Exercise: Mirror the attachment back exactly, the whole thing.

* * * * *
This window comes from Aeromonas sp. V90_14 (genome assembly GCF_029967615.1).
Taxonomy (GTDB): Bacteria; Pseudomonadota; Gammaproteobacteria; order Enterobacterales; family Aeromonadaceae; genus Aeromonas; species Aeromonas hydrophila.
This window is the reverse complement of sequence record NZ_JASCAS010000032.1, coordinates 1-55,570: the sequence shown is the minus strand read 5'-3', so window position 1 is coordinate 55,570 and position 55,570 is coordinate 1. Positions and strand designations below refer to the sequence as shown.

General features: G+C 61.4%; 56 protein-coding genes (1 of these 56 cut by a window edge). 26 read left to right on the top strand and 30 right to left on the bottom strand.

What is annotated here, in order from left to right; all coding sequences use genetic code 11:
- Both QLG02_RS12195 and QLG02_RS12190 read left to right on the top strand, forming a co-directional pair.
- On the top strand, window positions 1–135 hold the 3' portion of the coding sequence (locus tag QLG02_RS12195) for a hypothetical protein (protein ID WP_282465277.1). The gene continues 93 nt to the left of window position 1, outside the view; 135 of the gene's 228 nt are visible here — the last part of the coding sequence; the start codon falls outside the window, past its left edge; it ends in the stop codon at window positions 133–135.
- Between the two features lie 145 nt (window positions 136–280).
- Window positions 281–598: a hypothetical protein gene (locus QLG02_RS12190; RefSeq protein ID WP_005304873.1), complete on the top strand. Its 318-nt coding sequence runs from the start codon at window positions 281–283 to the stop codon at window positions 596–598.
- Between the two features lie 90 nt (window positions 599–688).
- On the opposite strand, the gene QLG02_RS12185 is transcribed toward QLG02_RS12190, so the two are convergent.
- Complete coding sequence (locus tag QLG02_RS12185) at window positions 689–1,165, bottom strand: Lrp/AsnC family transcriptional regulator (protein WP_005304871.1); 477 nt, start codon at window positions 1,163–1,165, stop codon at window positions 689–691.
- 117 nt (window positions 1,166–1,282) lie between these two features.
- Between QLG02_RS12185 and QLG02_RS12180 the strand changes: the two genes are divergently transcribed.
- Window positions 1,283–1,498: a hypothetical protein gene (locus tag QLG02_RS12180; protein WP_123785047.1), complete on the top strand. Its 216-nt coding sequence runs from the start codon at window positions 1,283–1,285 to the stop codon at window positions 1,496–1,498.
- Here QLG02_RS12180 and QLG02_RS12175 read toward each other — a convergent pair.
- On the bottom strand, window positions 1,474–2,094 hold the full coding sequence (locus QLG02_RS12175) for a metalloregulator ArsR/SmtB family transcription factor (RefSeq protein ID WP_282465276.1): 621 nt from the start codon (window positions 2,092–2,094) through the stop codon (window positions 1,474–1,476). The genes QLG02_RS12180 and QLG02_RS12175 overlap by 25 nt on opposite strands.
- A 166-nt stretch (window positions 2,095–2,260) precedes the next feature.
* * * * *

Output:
This window comes from Aeromonas sp. V90_14 (genome assembly GCF_029967615.1).
Taxonomy (GTDB): Bacteria; Pseudomonadota; Gammaproteobacteria; order Enterobacterales; family Aeromonadaceae; genus Aeromonas; species Aeromonas hydrophila.
This window is the reverse complement of sequence record NZ_JASCAS010000032.1, coordinates 1-55,570: the sequence shown is the minus strand read 5'-3', so window position 1 is coordinate 55,570 and position 55,570 is coordinate 1. Positions and strand designations below refer to the sequence as shown.

General features: G+C 61.4%; 56 protein-coding genes (1 of these 56 cut by a window edge). 26 read left to right on the top strand and 30 right to left on the bottom strand.

What is annotated here, in order from left to right; all coding sequences use genetic code 11:
- Both QLG02_RS12195 and QLG02_RS12190 read left to right on the top strand, forming a co-directional pair.
- On the top strand, window positions 1–135 hold the 3' portion of the coding sequence (locus tag QLG02_RS12195) for a hypothetical protein (protein ID WP_282465277.1). The gene continues 93 nt to the left of window position 1, outside the view; 135 of the gene's 228 nt are visible here — the last part of the coding sequence; the start codon falls outside the window, past its left edge; it ends in the stop codon at window positions 133–135.
- Between the two features lie 145 nt (window positions 136–280).
- Window positions 281–598: a hypothetical protein gene (locus QLG02_RS12190; RefSeq protein ID WP_005304873.1), complete on the top strand. Its 318-nt coding sequence runs from the start codon at window positions 281–283 to the stop codon at window positions 596–598.
- Between the two features lie 90 nt (window positions 599–688).
- On the opposite strand, the gene QLG02_RS12185 is transcribed toward QLG02_RS12190, so the two are convergent.
- Complete coding sequence (locus tag QLG02_RS12185) at window positions 689–1,165, bottom strand: Lrp/AsnC family transcriptional regulator (protein WP_005304871.1); 477 nt, start codon at window positions 1,163–1,165, stop codon at window positions 689–691.
- 117 nt (window positions 1,166–1,282) lie between these two features.
- Between QLG02_RS12185 and QLG02_RS12180 the strand changes: the two genes are divergently transcribed.
- Window positions 1,283–1,498: a hypothetical protein gene (locus tag QLG02_RS12180; protein WP_123785047.1), complete on the top strand. Its 216-nt coding sequence runs from the start codon at window positions 1,283–1,285 to the stop codon at window positions 1,496–1,498.
- Here QLG02_RS12180 and QLG02_RS12175 read toward each other — a convergent pair.
- On the bottom strand, window positions 1,474–2,094 hold the full coding sequence (locus QLG02_RS12175) for a metalloregulator ArsR/SmtB family transcription factor (RefSeq protein ID WP_282465276.1): 621 nt from the start codon (window positions 2,092–2,094) through the stop codon (window positions 1,474–1,476). The genes QLG02_RS12180 and QLG02_RS12175 overlap by 25 nt on opposite strands.
- A 166-nt stretch (window positions 2,095–2,260) precedes the next feature.